Sitting atop a white gunny sack filled with spools of cotton thread, Mohd Salim counts the days since he last handled cash. “I don’t understand why the fight against black money is being linked with us having no cash. It is ten days since I handled Rs 5,000. Ab Rs 100 ka note bhi gayab hai—now even the Rs 100 note has vanished,” he says.
Salim is a weaver in Etawah town of central Uttar Pradesh, a trade plied by more than 40,000 here. Their principal product is the gamchha, a traditional, diaphanous cotton towel widely used in eastern and northern India. To make gamchhas, a weaver first buys cotton thread, sold in the form of spools, by the sack-load. The smallest sack, weighing 60 kg, costs Rs 6,500-7,000.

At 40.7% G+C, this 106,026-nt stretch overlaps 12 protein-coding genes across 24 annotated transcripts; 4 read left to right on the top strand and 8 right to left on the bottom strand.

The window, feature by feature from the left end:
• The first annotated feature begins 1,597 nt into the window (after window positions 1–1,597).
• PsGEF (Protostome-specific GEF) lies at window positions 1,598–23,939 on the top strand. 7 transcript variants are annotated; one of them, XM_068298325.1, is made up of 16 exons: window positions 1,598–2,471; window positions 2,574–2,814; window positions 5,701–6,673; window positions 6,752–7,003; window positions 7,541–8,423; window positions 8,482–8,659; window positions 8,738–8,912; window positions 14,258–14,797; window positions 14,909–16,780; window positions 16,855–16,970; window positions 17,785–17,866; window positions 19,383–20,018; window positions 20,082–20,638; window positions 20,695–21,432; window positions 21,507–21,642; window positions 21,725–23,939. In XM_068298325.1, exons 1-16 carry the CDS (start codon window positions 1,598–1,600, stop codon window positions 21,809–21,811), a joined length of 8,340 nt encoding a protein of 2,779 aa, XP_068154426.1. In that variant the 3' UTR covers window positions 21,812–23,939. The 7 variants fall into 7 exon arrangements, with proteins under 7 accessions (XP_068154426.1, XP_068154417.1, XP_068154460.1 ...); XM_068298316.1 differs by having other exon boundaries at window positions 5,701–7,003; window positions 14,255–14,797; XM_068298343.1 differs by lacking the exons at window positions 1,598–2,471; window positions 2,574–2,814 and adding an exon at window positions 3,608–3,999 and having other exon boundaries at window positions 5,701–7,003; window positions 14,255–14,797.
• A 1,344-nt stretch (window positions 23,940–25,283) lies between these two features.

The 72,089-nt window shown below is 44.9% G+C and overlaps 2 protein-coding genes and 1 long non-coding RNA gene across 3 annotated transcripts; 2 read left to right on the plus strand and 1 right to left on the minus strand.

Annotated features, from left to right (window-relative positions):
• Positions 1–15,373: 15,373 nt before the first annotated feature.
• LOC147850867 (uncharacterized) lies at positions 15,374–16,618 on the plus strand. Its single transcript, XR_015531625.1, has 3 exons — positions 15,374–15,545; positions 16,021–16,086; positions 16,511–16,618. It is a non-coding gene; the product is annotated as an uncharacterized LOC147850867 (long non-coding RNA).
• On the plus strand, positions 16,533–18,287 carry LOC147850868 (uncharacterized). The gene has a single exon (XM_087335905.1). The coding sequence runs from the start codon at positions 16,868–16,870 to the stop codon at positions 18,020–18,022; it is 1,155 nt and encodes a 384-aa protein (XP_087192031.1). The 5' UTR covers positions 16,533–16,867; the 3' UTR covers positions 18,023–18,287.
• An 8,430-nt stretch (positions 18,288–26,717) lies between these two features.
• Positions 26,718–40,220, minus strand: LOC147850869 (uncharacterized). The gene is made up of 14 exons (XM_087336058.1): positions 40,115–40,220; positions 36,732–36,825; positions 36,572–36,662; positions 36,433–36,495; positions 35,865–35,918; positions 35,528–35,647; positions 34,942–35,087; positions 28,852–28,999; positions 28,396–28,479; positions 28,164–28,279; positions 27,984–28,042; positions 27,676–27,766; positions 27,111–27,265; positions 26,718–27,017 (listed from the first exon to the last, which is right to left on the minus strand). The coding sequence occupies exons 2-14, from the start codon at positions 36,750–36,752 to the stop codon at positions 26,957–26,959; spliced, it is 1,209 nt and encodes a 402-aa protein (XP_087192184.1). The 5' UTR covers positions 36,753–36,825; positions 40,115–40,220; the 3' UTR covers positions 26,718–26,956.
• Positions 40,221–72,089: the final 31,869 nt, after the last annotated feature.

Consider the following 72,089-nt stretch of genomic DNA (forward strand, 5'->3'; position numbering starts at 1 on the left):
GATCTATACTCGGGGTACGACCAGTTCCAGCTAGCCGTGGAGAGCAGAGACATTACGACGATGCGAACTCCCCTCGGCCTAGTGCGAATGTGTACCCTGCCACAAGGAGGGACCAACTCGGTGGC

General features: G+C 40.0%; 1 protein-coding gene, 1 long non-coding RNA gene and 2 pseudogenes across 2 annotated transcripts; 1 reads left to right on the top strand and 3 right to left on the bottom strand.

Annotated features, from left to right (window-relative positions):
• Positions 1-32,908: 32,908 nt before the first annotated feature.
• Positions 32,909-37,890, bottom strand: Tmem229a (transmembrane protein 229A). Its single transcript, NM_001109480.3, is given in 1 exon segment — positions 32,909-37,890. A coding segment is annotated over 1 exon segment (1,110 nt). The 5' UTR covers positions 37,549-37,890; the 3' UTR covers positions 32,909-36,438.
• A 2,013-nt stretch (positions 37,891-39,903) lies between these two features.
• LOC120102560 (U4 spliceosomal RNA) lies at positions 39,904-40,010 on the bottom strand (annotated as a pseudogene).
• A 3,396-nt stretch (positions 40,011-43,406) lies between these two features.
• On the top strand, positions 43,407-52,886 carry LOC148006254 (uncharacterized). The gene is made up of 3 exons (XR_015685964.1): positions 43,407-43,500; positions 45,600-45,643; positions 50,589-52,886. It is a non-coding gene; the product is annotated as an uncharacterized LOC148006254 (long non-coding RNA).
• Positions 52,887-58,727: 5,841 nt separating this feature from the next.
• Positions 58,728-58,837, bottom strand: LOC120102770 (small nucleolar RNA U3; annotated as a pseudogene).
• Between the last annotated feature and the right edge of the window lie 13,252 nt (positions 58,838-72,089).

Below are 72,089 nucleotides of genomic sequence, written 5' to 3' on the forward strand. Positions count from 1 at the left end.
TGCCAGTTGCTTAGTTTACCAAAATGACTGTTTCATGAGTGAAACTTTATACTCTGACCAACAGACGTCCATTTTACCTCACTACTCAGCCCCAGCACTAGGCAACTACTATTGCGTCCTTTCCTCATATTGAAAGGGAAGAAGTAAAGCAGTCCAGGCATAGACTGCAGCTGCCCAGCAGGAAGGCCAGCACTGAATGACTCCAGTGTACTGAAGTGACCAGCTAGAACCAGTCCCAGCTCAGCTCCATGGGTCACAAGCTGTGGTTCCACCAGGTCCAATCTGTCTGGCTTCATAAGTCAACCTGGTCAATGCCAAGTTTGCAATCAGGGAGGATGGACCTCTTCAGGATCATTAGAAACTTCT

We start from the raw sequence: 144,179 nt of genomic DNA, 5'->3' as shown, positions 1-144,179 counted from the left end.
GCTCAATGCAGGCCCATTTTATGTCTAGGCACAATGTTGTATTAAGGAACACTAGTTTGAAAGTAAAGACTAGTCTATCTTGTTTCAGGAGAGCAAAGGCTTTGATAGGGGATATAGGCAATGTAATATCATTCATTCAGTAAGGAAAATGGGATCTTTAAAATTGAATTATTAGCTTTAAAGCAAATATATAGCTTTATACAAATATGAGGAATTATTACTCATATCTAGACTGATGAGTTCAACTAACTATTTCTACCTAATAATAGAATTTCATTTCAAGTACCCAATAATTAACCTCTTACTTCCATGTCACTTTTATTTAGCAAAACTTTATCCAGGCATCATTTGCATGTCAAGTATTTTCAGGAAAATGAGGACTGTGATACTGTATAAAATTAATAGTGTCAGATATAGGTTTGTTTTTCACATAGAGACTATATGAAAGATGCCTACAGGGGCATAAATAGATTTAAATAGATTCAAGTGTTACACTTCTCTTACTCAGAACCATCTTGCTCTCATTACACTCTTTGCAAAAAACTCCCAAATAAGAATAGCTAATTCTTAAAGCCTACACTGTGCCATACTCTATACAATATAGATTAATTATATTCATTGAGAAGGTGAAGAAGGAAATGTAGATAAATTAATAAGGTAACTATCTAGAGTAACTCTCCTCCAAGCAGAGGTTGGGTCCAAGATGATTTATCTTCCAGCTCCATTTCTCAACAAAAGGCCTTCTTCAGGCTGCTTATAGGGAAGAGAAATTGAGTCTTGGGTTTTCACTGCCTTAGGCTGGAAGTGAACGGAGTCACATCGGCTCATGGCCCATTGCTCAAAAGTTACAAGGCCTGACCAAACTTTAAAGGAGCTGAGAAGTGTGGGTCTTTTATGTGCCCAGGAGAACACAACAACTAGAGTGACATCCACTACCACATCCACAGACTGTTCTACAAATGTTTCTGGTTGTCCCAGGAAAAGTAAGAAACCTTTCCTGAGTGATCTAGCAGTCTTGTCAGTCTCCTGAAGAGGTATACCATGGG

Salim is at a tiny store-cum-godown run by his supplier in one of the town’s narrow by-lanes. A few other weavers are hanging around too, trying to get, on credit, a few sacks of the thread.
All of the weavers work on power looms, far more efficient than the ones their fathers or grandfathers used. These...